Two internal candidates vying for top job at Royal Bank of Scotland

Royal Bank of Scotland is considering two internal candidates to be the lender’s next chief executive, outgoing boss Ross McEwan has revealed.

The New Zealander, who announced weeks ago that he is to step down from the state-backed bank, told a radio programme that alongside favourite Alison Rose, another candidate has now thrown their hat into the ring.

“A decision for the board and the chairman of the board that’s got a process looking at internal candidates who I think are excellent.

“Alison, and we’ve got another internal candidate which we’re delighted that they’ve put their hand up and said that they want the job. And that has to be assessed against the external candidates,” he told LBC on Friday morning.

In April, Mr McEwan resigned after more than five-and-a-half years at the helm, saying it is the “right time” to step down.

RBS chief comments
RBS chief comments

Ms Rose, who was recently promoted to deputy chief executive of NatWest Holdings, is seen as the leading internal candidate to take over from Mr McEwan.

She has worked at RBS for more than 26 years and her appointment late last year sparked intense speculation she is being lined up as a successor to Mr McEwan.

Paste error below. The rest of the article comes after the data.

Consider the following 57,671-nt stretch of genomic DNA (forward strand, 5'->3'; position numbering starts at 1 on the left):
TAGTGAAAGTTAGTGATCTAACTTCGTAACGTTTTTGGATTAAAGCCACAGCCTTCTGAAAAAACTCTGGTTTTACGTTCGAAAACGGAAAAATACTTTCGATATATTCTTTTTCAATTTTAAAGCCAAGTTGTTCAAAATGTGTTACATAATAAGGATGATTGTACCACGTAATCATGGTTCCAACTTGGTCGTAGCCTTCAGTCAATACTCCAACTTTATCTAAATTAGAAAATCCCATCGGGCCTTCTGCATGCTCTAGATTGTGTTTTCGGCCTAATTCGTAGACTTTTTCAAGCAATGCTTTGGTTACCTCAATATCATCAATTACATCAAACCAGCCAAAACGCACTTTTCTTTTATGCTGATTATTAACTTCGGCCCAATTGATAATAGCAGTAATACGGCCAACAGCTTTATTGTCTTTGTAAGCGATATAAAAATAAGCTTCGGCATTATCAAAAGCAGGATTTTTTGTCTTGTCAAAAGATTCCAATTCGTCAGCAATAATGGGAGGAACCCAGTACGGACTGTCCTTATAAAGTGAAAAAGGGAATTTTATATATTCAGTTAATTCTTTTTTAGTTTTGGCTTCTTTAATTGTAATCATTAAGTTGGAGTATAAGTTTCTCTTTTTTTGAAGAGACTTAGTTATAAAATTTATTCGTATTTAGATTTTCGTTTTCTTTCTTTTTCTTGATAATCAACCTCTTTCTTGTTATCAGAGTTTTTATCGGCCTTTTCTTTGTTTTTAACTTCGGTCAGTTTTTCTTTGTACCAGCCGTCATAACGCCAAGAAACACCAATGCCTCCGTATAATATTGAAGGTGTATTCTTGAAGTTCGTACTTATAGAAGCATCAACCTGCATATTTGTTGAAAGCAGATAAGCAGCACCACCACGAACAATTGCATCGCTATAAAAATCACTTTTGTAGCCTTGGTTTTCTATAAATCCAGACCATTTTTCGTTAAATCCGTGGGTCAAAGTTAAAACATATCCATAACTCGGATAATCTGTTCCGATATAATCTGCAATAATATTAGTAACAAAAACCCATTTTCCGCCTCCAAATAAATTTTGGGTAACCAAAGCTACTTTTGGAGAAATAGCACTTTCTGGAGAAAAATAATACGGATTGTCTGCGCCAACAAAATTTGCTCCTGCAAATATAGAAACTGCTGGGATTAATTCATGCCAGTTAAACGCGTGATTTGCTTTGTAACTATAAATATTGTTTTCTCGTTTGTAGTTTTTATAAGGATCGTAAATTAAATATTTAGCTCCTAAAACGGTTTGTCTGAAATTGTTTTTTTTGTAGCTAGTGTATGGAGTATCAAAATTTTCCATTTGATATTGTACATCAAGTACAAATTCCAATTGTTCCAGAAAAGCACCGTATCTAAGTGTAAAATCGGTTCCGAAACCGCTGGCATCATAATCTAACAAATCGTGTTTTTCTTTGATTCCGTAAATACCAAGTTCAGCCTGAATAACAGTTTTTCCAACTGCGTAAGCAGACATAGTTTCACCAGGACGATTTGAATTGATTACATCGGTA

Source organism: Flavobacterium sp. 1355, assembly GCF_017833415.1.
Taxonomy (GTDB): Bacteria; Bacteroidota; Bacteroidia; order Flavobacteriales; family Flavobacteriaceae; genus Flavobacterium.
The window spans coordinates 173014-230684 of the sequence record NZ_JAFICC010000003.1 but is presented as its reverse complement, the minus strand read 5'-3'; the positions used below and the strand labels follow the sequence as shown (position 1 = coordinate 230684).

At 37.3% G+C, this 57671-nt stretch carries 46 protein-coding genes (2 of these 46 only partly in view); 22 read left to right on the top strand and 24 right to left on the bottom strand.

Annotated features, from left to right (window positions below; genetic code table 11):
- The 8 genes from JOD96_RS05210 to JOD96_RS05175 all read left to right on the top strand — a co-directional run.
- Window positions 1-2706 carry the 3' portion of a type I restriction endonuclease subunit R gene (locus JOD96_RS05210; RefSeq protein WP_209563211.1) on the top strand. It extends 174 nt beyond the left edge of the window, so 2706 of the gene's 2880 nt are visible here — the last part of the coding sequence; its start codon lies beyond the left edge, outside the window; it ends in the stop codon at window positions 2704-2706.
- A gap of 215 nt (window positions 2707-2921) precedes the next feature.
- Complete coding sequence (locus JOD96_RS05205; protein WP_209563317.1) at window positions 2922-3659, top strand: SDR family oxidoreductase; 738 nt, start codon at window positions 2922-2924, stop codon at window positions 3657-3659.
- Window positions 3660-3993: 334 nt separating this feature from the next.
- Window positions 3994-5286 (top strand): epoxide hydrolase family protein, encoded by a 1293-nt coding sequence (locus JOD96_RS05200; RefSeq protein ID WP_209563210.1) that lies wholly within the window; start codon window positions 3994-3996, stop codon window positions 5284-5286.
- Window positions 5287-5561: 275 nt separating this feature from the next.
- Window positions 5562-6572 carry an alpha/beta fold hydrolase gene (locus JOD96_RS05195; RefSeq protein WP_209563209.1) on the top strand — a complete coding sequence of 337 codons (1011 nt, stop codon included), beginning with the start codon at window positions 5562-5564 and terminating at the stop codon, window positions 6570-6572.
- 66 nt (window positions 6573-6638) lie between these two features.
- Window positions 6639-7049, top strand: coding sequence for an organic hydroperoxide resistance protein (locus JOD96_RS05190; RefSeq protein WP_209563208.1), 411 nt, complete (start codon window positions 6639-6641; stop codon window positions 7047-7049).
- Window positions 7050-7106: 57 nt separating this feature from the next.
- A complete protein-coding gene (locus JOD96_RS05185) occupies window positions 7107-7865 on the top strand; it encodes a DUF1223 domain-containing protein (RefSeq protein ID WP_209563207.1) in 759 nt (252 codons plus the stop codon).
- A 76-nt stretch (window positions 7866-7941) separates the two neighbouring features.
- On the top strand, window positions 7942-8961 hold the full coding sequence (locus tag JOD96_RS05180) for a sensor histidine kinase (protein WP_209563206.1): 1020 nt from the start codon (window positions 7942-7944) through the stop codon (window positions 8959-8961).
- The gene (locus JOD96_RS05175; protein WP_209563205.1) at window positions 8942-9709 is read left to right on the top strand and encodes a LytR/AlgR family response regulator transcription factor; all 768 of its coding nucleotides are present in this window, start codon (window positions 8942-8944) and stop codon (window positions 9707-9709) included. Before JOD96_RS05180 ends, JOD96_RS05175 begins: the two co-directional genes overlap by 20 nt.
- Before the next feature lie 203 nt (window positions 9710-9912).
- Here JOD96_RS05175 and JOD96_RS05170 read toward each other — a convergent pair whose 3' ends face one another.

But this is the first time that news of a rival candidate from within the bank has surfaced.

Mr McEwan said that he hopes a new chief can take the bank to the “next phase”, adding that the bank is in a “great position” from a financial perspective.

He admitted that the lender is not where it should be in terms of customer service, but insisted that this will improve “over the next 3 to 5 years”.

Mr McEwan took up the post in October 2013 and has led the bank through testing times, having been left largely in the hands of the state after a mammoth £45 billion taxpayer bailout amid the financial crisis.

It was more than 80% owned by the Government at one stage, but the taxpayer’s stake has since reduced to 62.4%.

Mr McEwan has presided over a return to profit at RBS, with the 61-year-old seeing the lender report its second successive year in the black for 2018 and announcing a £1.6 billion final dividend, resulting in a near £1 billion windfall for the taxpayer.